GWEN IFILL: And there was a lot of excitement outside the court today as well.
MARCIA COYLE: Yes, there was. I think it was probably the largest group that had gathered on the court's steps this year. There were pro-pledge people with microphones. One announced that if the court did not support the words "under God" in the pledge, it would become a major issue in the presidential election. There were on the anti-side, signs saying "democracy not theocracy."
GWEN IFILL: Does this court have to decide first whether Michael Newdow, as a non-custodial parent or a parent with joint custody of his daughter, has the right, the standing to bring this case?
MARCIA COYLE: Yes, it does. It's sort of the elephant in the room in this case. The justices spent most of the school district's lawyer's time talking about standing. The school district argues that the ultimate decision-maker for this child is the mother, who has custody and, in the custody order, is considered the ultimate decision-maker. Mr. Newdow questions that.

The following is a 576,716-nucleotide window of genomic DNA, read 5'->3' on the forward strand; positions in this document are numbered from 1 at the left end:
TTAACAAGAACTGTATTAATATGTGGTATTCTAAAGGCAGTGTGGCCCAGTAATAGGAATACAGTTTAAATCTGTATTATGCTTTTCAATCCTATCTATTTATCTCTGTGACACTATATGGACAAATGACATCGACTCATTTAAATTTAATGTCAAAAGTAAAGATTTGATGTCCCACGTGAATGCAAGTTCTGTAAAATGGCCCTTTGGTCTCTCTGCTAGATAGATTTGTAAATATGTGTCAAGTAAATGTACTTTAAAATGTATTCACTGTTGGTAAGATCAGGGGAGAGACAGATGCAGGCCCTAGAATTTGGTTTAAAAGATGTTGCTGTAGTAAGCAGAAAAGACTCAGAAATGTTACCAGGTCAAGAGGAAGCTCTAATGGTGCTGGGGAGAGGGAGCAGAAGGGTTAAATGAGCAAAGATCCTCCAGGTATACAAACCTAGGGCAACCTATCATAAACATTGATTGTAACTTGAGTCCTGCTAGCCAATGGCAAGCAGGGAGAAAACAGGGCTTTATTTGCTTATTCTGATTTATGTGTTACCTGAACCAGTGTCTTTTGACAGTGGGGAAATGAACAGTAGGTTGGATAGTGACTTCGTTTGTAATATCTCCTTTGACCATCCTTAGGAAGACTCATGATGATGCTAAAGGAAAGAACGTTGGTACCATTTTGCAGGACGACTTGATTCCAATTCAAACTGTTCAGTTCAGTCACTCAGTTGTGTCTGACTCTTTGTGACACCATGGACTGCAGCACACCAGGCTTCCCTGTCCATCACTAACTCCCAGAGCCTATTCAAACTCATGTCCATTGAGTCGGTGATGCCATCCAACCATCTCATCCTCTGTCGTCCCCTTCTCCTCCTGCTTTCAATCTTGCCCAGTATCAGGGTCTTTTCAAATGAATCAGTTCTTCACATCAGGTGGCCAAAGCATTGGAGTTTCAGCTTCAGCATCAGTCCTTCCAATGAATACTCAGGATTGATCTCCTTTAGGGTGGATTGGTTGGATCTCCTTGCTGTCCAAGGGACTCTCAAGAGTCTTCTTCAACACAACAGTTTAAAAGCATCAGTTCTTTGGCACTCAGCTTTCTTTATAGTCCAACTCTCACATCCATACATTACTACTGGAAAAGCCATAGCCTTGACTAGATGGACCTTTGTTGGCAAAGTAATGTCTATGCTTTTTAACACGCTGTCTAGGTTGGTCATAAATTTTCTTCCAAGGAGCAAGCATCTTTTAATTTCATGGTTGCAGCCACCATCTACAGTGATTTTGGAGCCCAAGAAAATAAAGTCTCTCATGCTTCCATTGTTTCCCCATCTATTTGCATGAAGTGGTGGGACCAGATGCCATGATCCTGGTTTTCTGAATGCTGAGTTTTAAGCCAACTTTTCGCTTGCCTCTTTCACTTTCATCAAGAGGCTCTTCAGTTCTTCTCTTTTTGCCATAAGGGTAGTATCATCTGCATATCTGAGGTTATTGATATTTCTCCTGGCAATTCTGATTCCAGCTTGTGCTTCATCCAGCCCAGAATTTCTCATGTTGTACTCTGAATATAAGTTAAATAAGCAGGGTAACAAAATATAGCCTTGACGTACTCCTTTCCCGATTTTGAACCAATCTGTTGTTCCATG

Also, he feels he has a right on his own to bring this case. He says that every time his daughter stands up and says the pledge and reaches the words "under God," she is basically being told that her father is wrong. The other thing he points out is that the quintessential religious question, he said, is, is there a God? And the government with the pledge is saying yes.
GWEN IFILL: Justice Scalia, who last week wrote a 21-page recusal in another case involving his serving on the court, a case involving Vice President Cheney, has recused himself from this case.
MARCIA COYLE: Yes, he has.
GWEN IFILL: Why?
MARCIA COYLE: Last year, after the ruling by the U.S. Court of Appeals for the 9th Circuit in the pledge case, the ruling that's now before the Supreme Court, he was at a rally and I think it was sponsored by a religious organization, and he criticized the 9th Circuit ruling in his speech. It was very, very clear that he had expressed an opinion. And Mr. Newdow asked him to recuse himself from the case, which he did.
GWEN IFILL: Okay. Marcia Coyle, thanks once again.
MARCIA COYLE: Thank you.